By: Kyle McCleland
Following a productive summer trolling for salmon on the Lake Michigan I’m expecting a good river season in September. All our traditional Northern Michigan rivers, and some smaller tributaries, should have salmon soon if they don’t now. The rivers aren’t on fire now, but they will be soon.
We are supposed to get an inch of rain tonight and more on Saturday, which should improve the bite. As the rain falls and the rivers raise it will draw more salmon into the systems. It’s no secret that the salmon enter these tributaries as water levels rise and temperatures fall. It’s hard to say exactly when the best part of the run will arrive. The first week of October could be super good, but we know for sure September will be prime time.
Overall we’ve had to work harder for our salmon the last few years. However, I’m optimistic that this fall will be better judging by the numbers on the big lake. We’re also seeing larger fish this summer, which bodes well for the river season. I’m expecting to see salmon as large as 30 pounds in the next few weeks.
We’ve had so much low water in August we haven’t seen a big push of fish yet. However, a few weeks ago there was a significant amount of that pushed a few fish in our systems. We’ve been catching those fish daily, but the water is so low the salmon are corralled in the holes and they aren’t pushing upriver anymore.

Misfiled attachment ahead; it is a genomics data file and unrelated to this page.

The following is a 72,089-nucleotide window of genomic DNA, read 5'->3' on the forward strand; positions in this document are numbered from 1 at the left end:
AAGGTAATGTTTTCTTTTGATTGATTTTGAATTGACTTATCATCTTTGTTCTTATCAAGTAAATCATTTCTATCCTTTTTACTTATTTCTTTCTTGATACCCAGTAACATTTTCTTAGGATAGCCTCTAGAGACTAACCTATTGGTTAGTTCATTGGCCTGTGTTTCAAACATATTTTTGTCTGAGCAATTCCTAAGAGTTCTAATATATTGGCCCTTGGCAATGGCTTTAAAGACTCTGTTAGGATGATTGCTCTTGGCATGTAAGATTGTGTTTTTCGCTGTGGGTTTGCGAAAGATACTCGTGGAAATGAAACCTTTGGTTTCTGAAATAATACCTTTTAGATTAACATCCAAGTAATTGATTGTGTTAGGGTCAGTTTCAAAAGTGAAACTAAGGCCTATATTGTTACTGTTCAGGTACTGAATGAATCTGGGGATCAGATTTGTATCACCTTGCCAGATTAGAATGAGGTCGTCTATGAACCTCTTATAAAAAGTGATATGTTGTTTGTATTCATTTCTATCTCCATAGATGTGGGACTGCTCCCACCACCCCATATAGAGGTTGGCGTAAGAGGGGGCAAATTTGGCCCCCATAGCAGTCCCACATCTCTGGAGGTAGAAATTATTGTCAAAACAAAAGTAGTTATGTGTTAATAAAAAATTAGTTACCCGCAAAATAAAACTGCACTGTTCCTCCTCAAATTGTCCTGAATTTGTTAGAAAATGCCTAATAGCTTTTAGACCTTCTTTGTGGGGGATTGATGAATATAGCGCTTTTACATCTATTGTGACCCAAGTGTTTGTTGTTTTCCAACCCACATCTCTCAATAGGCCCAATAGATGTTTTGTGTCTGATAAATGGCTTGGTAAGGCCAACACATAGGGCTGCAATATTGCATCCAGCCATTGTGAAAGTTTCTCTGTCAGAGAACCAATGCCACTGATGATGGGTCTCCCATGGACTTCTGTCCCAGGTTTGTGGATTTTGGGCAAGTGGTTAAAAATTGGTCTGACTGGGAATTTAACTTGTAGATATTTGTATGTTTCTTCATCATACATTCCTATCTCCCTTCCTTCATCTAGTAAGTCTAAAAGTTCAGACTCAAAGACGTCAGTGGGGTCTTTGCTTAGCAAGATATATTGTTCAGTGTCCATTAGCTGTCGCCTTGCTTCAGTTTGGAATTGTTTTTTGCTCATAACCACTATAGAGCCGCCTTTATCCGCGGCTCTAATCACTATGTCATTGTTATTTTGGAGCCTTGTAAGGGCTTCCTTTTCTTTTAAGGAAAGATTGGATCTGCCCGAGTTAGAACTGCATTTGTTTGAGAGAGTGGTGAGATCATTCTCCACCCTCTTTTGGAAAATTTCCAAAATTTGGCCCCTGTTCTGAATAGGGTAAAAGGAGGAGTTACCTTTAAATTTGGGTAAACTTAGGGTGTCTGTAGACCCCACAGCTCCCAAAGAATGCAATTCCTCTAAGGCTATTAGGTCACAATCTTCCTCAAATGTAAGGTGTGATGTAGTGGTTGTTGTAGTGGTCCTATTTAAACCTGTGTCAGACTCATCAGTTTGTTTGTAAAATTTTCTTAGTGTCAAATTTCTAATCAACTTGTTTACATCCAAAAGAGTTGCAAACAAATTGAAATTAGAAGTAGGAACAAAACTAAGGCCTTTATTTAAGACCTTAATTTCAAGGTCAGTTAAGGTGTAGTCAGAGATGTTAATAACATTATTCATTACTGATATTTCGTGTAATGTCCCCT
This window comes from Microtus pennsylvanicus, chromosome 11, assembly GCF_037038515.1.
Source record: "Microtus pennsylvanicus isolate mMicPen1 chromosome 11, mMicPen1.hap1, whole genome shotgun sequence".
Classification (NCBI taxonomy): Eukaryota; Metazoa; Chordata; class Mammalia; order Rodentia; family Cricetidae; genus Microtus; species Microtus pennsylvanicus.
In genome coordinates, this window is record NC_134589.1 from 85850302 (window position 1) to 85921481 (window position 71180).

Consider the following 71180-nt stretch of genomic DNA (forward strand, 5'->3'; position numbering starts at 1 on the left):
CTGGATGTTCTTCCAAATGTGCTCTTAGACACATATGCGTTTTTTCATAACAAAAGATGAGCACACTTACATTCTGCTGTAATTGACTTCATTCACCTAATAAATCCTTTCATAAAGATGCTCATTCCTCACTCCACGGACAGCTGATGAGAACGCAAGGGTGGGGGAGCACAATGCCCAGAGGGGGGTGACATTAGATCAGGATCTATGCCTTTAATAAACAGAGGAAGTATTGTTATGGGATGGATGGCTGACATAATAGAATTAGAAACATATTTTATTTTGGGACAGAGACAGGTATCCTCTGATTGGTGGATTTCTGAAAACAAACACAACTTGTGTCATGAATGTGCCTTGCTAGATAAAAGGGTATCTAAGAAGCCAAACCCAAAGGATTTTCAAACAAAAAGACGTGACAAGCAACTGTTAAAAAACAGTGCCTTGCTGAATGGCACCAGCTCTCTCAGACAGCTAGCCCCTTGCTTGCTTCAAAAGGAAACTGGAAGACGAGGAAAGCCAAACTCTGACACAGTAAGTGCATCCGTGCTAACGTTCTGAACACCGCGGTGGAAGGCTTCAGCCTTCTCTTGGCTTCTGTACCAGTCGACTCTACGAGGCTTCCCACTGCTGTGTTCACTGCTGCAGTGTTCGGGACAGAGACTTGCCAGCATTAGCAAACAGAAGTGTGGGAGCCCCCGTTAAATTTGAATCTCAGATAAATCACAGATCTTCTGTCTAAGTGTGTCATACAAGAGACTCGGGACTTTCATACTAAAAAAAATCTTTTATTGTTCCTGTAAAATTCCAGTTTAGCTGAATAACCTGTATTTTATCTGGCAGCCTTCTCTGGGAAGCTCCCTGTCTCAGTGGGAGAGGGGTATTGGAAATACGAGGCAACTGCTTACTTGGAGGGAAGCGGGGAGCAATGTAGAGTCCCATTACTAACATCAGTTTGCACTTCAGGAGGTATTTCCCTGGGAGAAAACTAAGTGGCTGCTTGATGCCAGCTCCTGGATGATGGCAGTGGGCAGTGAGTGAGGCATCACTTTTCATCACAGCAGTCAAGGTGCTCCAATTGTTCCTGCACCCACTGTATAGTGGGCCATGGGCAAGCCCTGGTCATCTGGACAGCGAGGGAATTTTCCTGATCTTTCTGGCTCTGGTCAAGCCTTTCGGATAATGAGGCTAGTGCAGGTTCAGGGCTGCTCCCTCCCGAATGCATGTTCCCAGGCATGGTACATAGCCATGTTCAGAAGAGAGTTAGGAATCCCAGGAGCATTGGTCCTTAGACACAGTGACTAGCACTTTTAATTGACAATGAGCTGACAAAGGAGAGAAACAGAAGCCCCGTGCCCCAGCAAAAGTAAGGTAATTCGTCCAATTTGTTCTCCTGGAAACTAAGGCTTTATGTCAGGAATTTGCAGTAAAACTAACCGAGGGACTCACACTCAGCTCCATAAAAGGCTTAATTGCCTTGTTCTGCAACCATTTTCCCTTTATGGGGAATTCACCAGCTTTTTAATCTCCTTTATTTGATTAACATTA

There will be hundreds of miles of water to support salmon in the month or more. Of those, the Betsy, Muskegon, Pere Marquette, Big Manistee, Boardman and other rivers will be popular spots. As the water levels begin to rise the lower stretches of the river will harbor fish. Then those fish will migrate upriver as the season progresses.
I’m catching all my fish on bobbers and skein. I usually like to have a couple different colors of skein, but normally I’m running pink and red. Sometimes orange and natural works best in clear water. This season I’m using Fire Cure on my eggs first and then coating them with BorX O Fire to make sure they are nice and tacky.
I like small clumps of skein. I’ll using them about the size of a 50-cent piece on up to a golf ball and fishing them on 17-pound mainline and a 15-pound leader. I’ll fish my skein on a 1/0 Owner hook. I always use a double hook rig with the second hook being a 2/0 octopus.
Editor’s Note: Kyle McClelland operates XXL Chrome Chasing. For more info on his walk in and boat-in guided salmon trips please call (906) 430-2155.